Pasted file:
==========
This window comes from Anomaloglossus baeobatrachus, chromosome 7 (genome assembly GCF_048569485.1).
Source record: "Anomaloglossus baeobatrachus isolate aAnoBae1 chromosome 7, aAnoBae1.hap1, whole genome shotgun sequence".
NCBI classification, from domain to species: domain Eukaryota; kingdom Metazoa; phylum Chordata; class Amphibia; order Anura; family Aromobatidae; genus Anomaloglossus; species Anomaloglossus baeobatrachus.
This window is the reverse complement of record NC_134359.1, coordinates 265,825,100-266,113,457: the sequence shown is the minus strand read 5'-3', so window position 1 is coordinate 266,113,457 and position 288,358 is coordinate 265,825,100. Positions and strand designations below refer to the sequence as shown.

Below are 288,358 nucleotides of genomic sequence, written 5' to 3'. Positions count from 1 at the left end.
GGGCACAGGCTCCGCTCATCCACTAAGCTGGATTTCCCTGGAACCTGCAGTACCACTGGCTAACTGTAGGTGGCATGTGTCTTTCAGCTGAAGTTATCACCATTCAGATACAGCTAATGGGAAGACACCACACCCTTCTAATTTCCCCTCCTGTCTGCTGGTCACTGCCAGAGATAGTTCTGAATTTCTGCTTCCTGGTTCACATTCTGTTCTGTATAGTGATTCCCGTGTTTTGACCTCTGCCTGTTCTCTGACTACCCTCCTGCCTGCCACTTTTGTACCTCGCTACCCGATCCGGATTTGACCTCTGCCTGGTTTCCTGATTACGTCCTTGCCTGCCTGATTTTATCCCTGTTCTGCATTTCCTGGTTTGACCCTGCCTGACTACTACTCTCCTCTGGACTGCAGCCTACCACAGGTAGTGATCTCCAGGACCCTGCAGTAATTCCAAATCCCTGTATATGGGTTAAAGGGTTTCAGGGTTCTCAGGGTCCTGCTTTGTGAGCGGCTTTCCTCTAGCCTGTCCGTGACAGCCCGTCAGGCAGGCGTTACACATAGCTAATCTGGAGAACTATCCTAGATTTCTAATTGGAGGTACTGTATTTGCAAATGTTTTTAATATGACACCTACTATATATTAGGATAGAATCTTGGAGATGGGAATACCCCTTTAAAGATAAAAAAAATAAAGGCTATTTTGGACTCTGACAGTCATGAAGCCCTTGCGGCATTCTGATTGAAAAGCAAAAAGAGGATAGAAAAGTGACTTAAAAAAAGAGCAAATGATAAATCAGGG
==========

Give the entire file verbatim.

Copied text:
This window comes from Anomaloglossus baeobatrachus, chromosome 7 (genome assembly GCF_048569485.1).
Source record: "Anomaloglossus baeobatrachus isolate aAnoBae1 chromosome 7, aAnoBae1.hap1, whole genome shotgun sequence".
NCBI classification, from domain to species: domain Eukaryota; kingdom Metazoa; phylum Chordata; class Amphibia; order Anura; family Aromobatidae; genus Anomaloglossus; species Anomaloglossus baeobatrachus.
This window is the reverse complement of record NC_134359.1, coordinates 265,825,100-266,113,457: the sequence shown is the minus strand read 5'-3', so window position 1 is coordinate 266,113,457 and position 288,358 is coordinate 265,825,100. Positions and strand designations below refer to the sequence as shown.

Below are 288,358 nucleotides of genomic sequence, written 5' to 3'. Positions count from 1 at the left end.
GGGCACAGGCTCCGCTCATCCACTAAGCTGGATTTCCCTGGAACCTGCAGTACCACTGGCTAACTGTAGGTGGCATGTGTCTTTCAGCTGAAGTTATCACCATTCAGATACAGCTAATGGGAAGACACCACACCCTTCTAATTTCCCCTCCTGTCTGCTGGTCACTGCCAGAGATAGTTCTGAATTTCTGCTTCCTGGTTCACATTCTGTTCTGTATAGTGATTCCCGTGTTTTGACCTCTGCCTGTTCTCTGACTACCCTCCTGCCTGCCACTTTTGTACCTCGCTACCCGATCCGGATTTGACCTCTGCCTGGTTTCCTGATTACGTCCTTGCCTGCCTGATTTTATCCCTGTTCTGCATTTCCTGGTTTGACCCTGCCTGACTACTACTCTCCTCTGGACTGCAGCCTACCACAGGTAGTGATCTCCAGGACCCTGCAGTAATTCCAAATCCCTGTATATGGGTTAAAGGGTTTCAGGGTTCTCAGGGTCCTGCTTTGTGAGCGGCTTTCCTCTAGCCTGTCCGTGACAGCCCGTCAGGCAGGCGTTACACATAGCTAATCTGGAGAACTATCCTAGATTTCTAATTGGAGGTACTGTATTTGCAAATGTTTTTAATATGACACCTACTATATATTAGGATAGAATCTTGGAGATGGGAATACCCCTTTAAAGATAAAAAAAATAAAGGCTATTTTGGACTCTGACAGTCATGAAGCCCTTGCGGCATTCTGATTGAAAAGCAAAAAGAGGATAGAAAAGTGACTTAAAAAAAGAGCAAATGATAAATCAGGG